Savings might be highest at the processing plants, Strong goes on to say, explaining how Rosmar’s technology and spray solutions have been sanitizing Mexican facilities in just an hour. Many is the plant manager, he adds, who has exclaimed how, pre-Rosmar, the cleansing necessitated a full shift’s shutdown.
With the products still coming from Mexico, Strong must ensure each garners regulatory approval depending on its intended use. Otherwise, there could be hold ups at the border. The FDA and EPA among the authorities whose OK is necessary, he hopes to hire someone, possibly a scientist, to assist on the regulatory front. The transactional and litigation sides of Rosmar USA becoming brisk, he’d also welcome assistance in those areas.
For there’s only so much one person can do while juggling a slew of diverse tasks on the ground floor of a new enterprise. It’s even a tall order for Strong, who has always had multiple balls in the air.
Grandmother knew best
While he says “I knew I’d be a lawyer even before I knew how to talk,” he’s never settled for being just a lawyer. He owns a general contracting and construction management company as well as one-third of a sports and entertainment agency. He’s on a first-name basis with, among others, Mookie Betts, Floyd Mayweather, Eddie George, and NFL legend and actor Jim Brown. He’s certified as a contract advisor for the NFL Players Association.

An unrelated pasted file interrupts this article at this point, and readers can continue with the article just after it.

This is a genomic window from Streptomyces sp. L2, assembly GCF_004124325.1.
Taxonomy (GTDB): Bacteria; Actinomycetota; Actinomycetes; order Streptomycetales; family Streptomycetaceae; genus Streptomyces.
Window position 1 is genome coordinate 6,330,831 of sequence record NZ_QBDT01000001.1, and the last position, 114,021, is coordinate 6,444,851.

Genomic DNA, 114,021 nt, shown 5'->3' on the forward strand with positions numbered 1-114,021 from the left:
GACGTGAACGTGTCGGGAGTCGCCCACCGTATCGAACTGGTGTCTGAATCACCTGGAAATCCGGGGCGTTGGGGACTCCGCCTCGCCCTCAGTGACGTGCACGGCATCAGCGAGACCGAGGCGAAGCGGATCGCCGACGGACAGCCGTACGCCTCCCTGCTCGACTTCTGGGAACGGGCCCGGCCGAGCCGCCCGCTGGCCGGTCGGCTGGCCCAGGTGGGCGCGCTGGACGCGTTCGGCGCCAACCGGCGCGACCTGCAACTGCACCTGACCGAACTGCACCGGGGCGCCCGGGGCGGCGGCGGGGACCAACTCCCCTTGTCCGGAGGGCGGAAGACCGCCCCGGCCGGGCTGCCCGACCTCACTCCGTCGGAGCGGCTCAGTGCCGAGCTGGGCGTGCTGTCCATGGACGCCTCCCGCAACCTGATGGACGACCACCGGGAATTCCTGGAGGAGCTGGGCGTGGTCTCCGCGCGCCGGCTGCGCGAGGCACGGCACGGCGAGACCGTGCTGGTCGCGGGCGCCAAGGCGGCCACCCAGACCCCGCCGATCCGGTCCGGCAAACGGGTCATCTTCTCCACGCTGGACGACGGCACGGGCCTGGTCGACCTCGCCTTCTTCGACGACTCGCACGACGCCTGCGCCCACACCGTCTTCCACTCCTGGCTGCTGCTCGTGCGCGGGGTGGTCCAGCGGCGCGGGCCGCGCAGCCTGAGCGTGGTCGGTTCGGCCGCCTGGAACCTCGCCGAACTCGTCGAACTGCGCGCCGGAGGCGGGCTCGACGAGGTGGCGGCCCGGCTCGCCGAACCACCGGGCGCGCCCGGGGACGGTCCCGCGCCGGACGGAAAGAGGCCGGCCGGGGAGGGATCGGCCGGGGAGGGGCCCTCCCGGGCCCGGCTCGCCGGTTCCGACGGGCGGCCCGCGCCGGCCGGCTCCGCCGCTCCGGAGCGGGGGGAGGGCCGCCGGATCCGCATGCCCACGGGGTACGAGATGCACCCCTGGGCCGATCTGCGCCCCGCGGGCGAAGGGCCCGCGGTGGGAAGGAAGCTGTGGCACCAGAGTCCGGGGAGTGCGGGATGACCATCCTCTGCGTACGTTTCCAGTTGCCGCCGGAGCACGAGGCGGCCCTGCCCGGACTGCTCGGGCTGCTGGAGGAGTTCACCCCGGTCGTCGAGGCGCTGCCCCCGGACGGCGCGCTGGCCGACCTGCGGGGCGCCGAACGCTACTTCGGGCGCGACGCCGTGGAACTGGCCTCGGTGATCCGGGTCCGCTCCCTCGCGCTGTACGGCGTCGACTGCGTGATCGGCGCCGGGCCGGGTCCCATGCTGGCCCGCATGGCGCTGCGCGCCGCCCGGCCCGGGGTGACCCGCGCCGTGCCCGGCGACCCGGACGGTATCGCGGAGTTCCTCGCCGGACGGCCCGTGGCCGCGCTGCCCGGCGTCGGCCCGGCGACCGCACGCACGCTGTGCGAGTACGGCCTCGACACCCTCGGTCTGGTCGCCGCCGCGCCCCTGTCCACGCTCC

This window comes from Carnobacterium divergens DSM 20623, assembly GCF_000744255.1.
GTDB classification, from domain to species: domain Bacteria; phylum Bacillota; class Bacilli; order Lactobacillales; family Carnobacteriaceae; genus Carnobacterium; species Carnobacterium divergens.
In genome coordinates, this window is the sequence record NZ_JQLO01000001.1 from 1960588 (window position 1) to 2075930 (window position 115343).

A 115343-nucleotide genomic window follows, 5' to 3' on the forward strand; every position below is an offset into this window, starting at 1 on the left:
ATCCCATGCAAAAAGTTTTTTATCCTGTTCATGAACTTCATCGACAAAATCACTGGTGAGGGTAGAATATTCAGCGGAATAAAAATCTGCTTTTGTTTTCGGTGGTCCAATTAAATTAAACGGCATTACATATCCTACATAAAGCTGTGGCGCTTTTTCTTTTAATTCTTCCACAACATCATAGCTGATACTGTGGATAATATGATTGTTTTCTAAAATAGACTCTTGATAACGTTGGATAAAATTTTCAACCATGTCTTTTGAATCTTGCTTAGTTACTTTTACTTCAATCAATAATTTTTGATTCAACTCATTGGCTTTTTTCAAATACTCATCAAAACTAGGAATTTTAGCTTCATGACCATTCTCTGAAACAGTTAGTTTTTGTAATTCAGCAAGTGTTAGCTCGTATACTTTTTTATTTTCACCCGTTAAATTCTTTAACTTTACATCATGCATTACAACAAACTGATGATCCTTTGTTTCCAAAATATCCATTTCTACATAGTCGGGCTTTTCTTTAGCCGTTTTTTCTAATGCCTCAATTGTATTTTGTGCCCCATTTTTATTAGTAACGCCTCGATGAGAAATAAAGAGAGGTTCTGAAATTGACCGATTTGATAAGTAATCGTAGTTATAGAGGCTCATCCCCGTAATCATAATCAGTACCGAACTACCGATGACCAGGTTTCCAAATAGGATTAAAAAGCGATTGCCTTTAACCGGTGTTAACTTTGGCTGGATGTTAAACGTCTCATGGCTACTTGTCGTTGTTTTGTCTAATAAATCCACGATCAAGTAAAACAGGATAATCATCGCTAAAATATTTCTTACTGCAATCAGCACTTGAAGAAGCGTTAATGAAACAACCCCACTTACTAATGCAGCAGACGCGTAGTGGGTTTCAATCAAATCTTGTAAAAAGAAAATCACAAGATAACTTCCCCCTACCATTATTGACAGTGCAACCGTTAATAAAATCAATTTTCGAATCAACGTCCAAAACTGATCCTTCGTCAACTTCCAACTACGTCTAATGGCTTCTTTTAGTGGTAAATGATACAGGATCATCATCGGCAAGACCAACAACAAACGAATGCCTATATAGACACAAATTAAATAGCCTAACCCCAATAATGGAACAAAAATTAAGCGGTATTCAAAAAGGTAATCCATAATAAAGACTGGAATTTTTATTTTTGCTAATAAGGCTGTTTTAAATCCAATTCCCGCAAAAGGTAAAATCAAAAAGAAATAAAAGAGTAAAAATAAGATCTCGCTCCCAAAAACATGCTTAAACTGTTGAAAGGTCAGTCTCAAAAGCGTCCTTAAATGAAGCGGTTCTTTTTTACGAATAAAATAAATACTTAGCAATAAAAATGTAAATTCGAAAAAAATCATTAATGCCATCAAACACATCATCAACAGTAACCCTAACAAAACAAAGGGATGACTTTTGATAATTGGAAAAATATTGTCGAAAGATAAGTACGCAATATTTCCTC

As to where the Mississippi Delta-born Strong gets that drive, he attributes much to grandparents short on formal education but long on aspirations for their grandchildren. His grandmother introduced him to Martin Luther King Jr.’s “I Have a Dream” speech and remained a source of moral support as Strong graduated Morehouse College in 2010 and Harvard Law School in 2014.
Morehouse sustained his dream when he served as valedictorian at the school that graduated a who’s who of Black America: King, Samuel L. Jackson, John David Washington, Julian Bond, Spike Lee … the list goes on.
“Well read, well spoken, well dressed, well traveled, well balanced,” Strong says about the school’s expectations of its students. “I got to study in Rome and become a global citizen because of Morehouse.”
His growth continued at Harvard Law, positioning him to become a Baker Donelson associate in 2014 until opting for the Rosmar USA initiative. It’s been a tough balancing act, Strong acknowledges, not just regarding his professional roles but family life as well.
Seems his wife, Aftan Strong, is equally ambitious, as a Belmont University College of Law grad and partner of The Family Law Firm in Memphis. There’s also 1-year-old son Jettsen being cause for even more judicious time management.
“I’ve been this way since I was a kid,” Strong says about his many interests. “It makes things more difficult, but also rewarding. I’ve probably benefited from working at home; just knowing I have to feed or bathe the little guy at a certain time has been a blessing.”